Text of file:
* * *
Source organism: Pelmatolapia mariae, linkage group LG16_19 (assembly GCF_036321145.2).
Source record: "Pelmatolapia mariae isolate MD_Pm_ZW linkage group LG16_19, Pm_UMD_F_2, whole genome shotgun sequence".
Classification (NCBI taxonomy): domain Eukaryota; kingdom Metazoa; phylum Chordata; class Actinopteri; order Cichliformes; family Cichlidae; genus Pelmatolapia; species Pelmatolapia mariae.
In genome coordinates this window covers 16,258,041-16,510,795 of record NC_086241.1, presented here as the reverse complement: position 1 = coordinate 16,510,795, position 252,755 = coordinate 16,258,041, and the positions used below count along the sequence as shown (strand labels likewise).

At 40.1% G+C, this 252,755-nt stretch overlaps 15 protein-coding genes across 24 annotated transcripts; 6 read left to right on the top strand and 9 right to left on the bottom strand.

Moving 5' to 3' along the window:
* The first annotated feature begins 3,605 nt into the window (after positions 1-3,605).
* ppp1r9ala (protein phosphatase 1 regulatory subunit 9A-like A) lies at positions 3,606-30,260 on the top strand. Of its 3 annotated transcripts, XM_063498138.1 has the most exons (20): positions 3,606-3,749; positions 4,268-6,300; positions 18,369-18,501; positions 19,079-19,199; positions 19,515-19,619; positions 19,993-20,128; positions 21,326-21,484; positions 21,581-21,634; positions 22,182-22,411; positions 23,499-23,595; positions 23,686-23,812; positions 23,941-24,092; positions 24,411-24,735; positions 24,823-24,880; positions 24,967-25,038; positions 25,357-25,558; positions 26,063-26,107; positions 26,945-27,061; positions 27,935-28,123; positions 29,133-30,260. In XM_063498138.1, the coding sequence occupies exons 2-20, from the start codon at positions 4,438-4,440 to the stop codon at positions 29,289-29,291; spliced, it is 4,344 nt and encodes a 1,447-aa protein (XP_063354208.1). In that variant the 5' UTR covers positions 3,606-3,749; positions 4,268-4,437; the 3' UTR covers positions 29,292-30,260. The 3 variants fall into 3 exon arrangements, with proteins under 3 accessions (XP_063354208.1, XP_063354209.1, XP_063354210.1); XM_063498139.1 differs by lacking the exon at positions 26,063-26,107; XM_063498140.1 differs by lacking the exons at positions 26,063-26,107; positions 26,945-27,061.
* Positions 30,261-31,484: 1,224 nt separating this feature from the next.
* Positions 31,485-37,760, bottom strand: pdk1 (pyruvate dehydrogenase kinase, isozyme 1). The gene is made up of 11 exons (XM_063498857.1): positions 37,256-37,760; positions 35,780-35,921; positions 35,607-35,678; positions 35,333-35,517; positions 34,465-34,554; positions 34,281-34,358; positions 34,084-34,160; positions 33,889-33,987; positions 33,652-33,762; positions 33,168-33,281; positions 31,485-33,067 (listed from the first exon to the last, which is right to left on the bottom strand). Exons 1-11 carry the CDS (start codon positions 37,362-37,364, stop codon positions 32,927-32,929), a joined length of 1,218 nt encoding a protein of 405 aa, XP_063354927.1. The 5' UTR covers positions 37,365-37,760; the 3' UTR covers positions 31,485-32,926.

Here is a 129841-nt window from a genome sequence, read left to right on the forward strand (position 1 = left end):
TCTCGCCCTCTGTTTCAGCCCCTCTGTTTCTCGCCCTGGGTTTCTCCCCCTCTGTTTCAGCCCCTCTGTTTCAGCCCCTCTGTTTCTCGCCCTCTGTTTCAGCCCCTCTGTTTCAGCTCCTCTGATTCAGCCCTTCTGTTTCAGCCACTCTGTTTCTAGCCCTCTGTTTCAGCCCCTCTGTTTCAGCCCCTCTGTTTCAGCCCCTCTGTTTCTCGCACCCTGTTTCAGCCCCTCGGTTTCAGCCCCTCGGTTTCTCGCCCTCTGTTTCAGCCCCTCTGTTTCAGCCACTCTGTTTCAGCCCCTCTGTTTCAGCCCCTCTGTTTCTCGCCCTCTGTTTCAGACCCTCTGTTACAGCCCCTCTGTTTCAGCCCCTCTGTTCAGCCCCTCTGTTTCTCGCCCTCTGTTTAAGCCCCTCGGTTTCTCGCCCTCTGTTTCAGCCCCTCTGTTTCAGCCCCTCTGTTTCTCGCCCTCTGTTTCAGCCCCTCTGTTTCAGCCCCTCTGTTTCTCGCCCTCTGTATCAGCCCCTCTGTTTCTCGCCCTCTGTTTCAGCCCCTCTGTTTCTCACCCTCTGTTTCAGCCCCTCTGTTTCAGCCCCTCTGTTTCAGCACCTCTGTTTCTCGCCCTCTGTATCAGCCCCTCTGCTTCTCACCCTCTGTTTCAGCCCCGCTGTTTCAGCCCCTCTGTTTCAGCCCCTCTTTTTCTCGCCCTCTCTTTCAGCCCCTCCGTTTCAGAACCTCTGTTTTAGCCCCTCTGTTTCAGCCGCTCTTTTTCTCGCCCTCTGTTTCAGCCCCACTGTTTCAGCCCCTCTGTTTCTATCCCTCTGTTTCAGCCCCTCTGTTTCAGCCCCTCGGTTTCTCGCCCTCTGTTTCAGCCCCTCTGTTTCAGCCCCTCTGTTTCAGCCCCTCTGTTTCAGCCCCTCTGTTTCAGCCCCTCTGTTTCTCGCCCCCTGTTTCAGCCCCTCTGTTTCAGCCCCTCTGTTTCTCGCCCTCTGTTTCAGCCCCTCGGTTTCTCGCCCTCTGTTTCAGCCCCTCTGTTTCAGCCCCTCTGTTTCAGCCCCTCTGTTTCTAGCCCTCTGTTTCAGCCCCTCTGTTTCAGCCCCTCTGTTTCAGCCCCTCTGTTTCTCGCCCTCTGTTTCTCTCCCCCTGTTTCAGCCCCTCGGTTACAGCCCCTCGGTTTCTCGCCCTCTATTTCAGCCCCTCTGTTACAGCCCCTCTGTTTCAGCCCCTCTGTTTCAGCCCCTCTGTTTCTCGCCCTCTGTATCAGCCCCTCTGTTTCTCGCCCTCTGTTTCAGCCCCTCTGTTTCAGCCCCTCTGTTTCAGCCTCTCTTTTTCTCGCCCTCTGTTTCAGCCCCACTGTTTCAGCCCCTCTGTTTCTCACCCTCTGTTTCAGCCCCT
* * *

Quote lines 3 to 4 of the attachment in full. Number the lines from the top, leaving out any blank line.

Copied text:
Classification (NCBI taxonomy): domain Eukaryota; kingdom Metazoa; phylum Chordata; class Actinopteri; order Cichliformes; family Cichlidae; genus Pelmatolapia; species Pelmatolapia mariae.
In genome coordinates this window covers 16,258,041-16,510,795 of record NC_086241.1, presented here as the reverse complement: position 1 = coordinate 16,510,795, position 252,755 = coordinate 16,258,041, and the positions used below count along the sequence as shown (strand labels likewise).